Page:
Early oral feeding and its impact on postoperative outcomes in head and neck cancer surgery: a meta-analysis.

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BACKGROUND: Early oral feeding has been previously postulated to contribute to developing postoperative complications following head and neck reconstructive surgeries using free flaps. This study assessed the association between the timing of oral feeding (early vs. late) and postoperative complications and length of hospital stay among these patients.

METHOD: PubMed, Scopus, Cochrane, and Web of Science were searched using terms such as "oral feeding" and "head or neck cancer." We utilized RevMan software version 5.4 for the analysis. The study defined early oral feeding as feeding within 5-day post-operation, while late oral feeding was defined as feeding after the fifth postoperative day. Five papers that met the inclusion criteria were included in the analysis, with 1097 patients.

RESULTS: The results showed that early feeding was not significantly associated with postoperative fistulas (RR 0.49, 95% CI 0.23 to 1.05, p-value = 0.07), hematoma/seroma (RR 0.71, 95% CI 0.33 to 1.51, p-value = 0.38), or flap failure (RR 0.84, 95% CI = 0.38 to 1.87, p-value = 0.67). However, early oral feeding was significantly associated with shorter hospital stays than late oral feeding (MD -3.18, 95% CI -4.90 to -1.46, p-value = 0.0003).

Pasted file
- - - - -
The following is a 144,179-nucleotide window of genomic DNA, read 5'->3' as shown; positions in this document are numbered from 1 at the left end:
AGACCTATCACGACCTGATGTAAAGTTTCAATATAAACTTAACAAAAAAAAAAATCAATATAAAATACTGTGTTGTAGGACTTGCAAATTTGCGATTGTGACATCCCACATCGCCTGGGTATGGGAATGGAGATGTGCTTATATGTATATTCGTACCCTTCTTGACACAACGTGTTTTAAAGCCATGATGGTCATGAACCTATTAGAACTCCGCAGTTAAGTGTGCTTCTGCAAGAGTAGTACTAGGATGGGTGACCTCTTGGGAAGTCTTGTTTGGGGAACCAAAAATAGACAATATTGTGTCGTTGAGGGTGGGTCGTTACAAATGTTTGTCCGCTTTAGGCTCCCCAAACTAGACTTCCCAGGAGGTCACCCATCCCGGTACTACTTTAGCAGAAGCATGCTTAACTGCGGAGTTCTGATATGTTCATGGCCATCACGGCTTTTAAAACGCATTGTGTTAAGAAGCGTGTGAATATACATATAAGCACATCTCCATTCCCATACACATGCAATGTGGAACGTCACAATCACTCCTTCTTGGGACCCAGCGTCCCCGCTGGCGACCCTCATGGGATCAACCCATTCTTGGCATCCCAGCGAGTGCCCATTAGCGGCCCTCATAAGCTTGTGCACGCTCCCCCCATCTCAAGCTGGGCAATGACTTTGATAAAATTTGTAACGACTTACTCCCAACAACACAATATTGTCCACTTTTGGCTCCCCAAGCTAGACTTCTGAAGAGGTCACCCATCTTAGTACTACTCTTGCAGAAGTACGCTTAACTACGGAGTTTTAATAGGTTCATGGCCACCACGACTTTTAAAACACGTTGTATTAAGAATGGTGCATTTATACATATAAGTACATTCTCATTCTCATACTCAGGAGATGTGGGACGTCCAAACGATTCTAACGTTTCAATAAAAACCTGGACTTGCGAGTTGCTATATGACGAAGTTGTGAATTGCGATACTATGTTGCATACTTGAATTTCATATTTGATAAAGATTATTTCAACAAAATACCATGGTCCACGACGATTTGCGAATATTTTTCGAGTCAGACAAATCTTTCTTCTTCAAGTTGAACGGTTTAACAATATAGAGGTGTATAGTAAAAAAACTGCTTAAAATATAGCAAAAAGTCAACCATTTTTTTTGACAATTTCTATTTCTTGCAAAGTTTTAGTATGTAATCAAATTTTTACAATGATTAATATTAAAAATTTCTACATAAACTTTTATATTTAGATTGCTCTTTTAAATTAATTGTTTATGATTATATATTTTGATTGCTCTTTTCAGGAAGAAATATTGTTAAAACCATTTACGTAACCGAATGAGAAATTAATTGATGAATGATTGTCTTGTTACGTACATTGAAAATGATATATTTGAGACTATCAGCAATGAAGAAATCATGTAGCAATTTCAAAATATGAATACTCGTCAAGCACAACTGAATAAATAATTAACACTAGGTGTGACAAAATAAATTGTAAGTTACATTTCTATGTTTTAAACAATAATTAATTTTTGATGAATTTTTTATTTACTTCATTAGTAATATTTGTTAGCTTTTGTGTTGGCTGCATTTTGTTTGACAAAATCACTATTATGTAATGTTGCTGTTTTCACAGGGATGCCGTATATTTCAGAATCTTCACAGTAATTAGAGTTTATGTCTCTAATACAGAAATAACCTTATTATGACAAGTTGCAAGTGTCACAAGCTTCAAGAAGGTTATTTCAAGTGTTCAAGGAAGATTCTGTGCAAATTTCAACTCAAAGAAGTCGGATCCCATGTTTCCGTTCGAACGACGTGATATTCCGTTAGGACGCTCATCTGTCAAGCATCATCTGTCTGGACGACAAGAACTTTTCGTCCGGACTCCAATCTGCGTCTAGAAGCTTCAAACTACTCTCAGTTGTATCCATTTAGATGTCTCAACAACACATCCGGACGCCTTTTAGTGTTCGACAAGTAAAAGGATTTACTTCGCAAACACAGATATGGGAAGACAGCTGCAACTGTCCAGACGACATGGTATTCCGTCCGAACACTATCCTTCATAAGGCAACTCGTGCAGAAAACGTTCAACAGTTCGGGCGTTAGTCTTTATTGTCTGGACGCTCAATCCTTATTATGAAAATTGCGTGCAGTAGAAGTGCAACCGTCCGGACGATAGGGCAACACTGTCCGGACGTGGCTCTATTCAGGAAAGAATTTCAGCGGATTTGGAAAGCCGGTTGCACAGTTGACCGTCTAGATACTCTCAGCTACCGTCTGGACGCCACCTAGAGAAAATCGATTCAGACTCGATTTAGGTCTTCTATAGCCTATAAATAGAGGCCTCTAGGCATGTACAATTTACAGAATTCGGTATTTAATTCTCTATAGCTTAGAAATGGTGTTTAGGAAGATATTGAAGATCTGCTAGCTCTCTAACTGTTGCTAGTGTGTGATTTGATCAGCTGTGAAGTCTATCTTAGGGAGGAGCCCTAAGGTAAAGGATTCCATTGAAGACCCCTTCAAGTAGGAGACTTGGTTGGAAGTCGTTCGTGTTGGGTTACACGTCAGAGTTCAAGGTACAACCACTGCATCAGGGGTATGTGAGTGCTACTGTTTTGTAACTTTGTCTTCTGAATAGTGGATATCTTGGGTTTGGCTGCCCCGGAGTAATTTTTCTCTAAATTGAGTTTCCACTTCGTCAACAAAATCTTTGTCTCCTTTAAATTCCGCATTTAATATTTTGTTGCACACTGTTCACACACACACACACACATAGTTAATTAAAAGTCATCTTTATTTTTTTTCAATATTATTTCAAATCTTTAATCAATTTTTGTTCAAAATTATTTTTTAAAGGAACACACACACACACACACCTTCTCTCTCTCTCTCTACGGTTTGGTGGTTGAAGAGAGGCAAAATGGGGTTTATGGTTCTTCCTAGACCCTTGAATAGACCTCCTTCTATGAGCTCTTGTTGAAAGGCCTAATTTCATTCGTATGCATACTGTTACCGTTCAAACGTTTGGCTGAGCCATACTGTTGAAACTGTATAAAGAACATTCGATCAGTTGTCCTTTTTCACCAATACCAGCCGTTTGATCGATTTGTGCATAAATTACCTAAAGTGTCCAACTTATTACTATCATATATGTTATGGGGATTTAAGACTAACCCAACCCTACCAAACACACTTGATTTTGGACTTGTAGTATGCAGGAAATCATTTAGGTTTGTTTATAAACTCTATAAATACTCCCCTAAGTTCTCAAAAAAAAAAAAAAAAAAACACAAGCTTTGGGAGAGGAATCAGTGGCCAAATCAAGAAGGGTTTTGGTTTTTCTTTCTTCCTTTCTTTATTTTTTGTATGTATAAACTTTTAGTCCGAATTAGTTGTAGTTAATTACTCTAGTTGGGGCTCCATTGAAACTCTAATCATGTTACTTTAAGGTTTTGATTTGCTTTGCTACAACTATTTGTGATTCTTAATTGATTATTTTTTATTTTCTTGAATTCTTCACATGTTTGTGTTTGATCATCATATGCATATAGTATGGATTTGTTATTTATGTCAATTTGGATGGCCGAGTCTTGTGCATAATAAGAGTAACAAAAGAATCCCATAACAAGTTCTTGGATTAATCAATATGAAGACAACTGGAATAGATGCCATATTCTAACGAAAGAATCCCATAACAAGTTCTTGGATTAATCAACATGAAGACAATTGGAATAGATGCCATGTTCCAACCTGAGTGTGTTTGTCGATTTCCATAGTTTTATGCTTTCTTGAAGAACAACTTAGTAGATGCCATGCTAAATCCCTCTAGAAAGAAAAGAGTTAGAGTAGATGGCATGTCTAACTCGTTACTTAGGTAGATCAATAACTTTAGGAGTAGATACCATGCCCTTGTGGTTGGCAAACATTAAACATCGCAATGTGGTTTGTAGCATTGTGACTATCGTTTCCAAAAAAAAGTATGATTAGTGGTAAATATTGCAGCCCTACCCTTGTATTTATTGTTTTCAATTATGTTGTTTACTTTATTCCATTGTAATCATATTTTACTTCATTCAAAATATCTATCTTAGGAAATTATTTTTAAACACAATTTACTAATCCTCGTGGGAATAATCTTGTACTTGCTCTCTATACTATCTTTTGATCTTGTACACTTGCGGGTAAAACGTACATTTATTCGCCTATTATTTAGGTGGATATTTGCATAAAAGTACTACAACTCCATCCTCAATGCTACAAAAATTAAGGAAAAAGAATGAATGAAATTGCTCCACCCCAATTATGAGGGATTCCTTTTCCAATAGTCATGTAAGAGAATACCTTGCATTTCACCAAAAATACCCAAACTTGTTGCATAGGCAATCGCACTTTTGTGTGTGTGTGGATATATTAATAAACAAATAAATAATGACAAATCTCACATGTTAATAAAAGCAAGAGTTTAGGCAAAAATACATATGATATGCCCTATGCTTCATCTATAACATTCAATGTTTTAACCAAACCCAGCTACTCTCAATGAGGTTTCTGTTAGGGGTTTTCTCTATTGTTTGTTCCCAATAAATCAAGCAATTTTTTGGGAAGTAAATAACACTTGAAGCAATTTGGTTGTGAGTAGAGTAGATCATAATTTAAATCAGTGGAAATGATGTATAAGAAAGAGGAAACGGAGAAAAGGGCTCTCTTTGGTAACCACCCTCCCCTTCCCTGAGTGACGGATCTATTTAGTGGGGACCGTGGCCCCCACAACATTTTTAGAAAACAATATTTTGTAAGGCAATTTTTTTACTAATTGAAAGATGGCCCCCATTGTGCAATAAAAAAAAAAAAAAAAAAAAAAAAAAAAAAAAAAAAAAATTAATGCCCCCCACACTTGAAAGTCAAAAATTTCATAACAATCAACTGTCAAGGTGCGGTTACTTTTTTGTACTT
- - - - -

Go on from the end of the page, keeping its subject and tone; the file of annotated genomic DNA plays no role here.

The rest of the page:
CONCLUSION: No significant difference exists between early and late oral feeding regarding the risk of postoperative complications in head and neck cancer (HNC) patients who underwent free flap reconstruction surgery. However, early oral feeding is significantly associated with a shorter hospital stay than late oral feeding. Thus, surgeons should consider implementing early oral feeding after free flap reconstruction in HNC patients.

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Maxillofac Plast Reconstr Surg





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